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    I'm trying to figure out why it's the lightest 8mm canyon rope in the world, by a significant amount. Not being braided likely decreases weight. I'll leave the "Is it a good thing?" part of question for someone like Bootboy with more experience than I have, sorry I can't contribute knowledge on that. :\

    If you asked if the Ferrari was 651 or 655 horsepower and they said, "Not sure. It's negligible." As an end user, you'd probably wonder why they didn't know.

    I'd love to learn more about your testing methods and the exact numbers if you find out! :)

    Thanks for the detailed response!

    That's why I found the error. I was using the "smaller" units to update a rope comparison page. I've seen so many shady "oh that was proooobably a mistake in our favor that (we didn't correct)" numbers from every manufacturer that I don't even try to interpret them anymore. Lets talk about the C-IV elongation figures sometime for a fun ride. ;)
    Bootboy likes this.
  18. ratagonia

    ratagonia

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    Since I have worked for a technical product company, I would know that the answer is this: "Because the marketing department has not decided yet what we are officially going to say". The horsepower generated by your Ferrari engine will vary based on relative humidity, altitude, exact formula of gasoline, and how your stallion is feeling on that particular day; so if you really want to know how many horsepower your engine is generating to the nearest "1", you might try a rebuilt 1964 VW Bus, which I can pretty much guarantee will generate darn close to 45 horsepower, just barely enough to get out of its own way.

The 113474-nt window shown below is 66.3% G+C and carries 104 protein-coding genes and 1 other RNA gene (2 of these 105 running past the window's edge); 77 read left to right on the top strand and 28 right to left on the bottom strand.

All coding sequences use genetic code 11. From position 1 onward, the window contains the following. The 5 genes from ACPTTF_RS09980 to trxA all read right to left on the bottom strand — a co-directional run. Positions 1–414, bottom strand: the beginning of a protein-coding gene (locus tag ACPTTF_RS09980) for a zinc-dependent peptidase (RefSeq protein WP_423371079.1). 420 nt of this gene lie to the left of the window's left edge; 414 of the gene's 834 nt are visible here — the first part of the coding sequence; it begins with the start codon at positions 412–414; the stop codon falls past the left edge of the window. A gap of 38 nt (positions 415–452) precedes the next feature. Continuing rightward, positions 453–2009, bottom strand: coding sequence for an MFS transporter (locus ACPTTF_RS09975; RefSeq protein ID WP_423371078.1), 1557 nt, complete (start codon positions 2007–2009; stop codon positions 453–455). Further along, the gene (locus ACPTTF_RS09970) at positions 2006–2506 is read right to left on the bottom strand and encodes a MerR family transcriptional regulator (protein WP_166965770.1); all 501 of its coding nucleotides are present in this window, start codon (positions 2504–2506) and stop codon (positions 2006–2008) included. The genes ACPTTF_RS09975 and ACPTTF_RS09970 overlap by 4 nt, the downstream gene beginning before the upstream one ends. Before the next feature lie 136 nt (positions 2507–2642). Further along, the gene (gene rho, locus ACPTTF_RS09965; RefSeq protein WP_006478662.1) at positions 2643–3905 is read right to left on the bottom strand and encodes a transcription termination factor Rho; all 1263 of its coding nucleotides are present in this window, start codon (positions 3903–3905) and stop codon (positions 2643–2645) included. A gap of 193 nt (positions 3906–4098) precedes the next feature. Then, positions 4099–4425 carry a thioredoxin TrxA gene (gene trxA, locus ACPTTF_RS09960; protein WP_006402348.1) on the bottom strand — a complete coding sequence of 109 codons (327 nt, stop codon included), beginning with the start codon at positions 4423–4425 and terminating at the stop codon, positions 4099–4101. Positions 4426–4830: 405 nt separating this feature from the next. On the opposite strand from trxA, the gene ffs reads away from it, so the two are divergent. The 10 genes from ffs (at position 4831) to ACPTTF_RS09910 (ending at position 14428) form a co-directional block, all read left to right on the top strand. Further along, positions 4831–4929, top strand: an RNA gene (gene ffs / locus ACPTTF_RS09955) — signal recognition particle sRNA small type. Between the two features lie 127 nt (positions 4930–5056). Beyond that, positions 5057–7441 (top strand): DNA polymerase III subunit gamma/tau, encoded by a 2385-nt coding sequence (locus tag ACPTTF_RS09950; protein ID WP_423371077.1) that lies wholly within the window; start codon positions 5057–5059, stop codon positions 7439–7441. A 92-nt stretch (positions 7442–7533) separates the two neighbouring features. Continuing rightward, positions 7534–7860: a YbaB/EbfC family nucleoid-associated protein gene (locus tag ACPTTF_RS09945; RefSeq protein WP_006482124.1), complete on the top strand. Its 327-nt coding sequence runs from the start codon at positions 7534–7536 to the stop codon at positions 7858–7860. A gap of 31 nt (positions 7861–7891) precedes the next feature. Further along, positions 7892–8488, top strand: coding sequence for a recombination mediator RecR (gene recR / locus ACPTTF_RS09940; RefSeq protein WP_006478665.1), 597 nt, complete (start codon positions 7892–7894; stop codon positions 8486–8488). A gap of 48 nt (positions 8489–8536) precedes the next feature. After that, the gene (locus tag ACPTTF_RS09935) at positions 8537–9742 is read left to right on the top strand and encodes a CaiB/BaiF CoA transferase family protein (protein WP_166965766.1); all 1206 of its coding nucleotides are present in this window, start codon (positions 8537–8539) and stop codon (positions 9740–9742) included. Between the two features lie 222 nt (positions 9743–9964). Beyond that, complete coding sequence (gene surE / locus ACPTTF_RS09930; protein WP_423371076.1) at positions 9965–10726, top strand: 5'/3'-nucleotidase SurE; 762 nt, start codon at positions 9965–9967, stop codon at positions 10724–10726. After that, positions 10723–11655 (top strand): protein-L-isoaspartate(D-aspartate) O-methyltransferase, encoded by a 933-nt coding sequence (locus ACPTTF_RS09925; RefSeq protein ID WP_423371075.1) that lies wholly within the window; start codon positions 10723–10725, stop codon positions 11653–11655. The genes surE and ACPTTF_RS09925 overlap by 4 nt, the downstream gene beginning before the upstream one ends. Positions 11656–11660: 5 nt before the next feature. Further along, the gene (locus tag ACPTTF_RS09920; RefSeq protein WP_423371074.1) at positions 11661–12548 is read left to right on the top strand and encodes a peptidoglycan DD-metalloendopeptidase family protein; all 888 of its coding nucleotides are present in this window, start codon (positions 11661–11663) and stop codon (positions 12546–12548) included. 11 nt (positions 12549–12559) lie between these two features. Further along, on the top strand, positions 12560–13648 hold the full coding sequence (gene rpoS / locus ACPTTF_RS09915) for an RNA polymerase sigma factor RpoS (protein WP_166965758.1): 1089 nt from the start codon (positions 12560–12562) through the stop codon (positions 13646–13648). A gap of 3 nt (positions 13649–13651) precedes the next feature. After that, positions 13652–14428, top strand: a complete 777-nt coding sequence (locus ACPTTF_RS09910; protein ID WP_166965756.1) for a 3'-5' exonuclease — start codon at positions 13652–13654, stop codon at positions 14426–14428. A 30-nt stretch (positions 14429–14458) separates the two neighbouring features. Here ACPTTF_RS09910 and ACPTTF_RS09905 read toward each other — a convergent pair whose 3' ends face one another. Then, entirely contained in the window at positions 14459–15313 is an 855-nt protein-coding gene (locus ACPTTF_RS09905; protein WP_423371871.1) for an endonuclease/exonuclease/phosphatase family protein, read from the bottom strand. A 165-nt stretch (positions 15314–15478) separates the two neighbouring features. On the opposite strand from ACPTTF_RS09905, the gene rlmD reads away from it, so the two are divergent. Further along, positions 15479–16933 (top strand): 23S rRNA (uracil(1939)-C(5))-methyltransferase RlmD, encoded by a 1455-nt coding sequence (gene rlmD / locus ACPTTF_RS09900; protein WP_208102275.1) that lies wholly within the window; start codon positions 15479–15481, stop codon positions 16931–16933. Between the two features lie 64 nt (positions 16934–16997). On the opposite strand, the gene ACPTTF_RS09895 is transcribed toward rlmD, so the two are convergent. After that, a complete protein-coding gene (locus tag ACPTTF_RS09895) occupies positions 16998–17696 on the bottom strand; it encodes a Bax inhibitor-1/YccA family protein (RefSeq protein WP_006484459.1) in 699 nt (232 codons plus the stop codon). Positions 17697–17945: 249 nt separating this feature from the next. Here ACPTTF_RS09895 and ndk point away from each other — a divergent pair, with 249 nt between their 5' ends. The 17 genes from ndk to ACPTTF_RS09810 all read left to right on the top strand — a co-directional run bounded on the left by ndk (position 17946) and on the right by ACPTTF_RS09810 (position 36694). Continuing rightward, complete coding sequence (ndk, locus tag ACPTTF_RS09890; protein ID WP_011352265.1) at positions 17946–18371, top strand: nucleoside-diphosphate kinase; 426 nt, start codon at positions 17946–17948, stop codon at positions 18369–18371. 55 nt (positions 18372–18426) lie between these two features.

Taylor may or may not have access to an analytic balance, but I am pretty sure he has not weighed out 10 samples each from 5 different production runs; and we really should get on him for not providing standard deviation information when he provides weights, perhaps... ;-)

    Tom
    Last edited: Jun 1, 2018
    Bootboy likes this.
  19. Brian in SLC

    Brian in SLC Brian in SLC

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    Or you could just say, "I don't know how horsepower is calculated"....ha ha.

    I always appreciate independent product reviews that measure themselves, and, compare to a manuf's numbers. They can be pretty different.

    I would think g/m would be fairly easy to measure. Some level of accuracy in your measuring equipment. Its a length and a weight. Not rocket surgery.
  20. Bootboy

    Bootboy Atwood Gear

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    My understanding, according to my rope maker, is that parallel cores tend to be more static.
    Braided cores tend to help the rope maintain its shape, i.e. not flattening when running through hardware. More of a consideration with bigger, softer ropes that are run through a wider variety of hardware.

    There may be other properties that change based on braided vs parallel cores, but staticity is the primary consideration for our application.
    Tom Collins and ratagonia like this.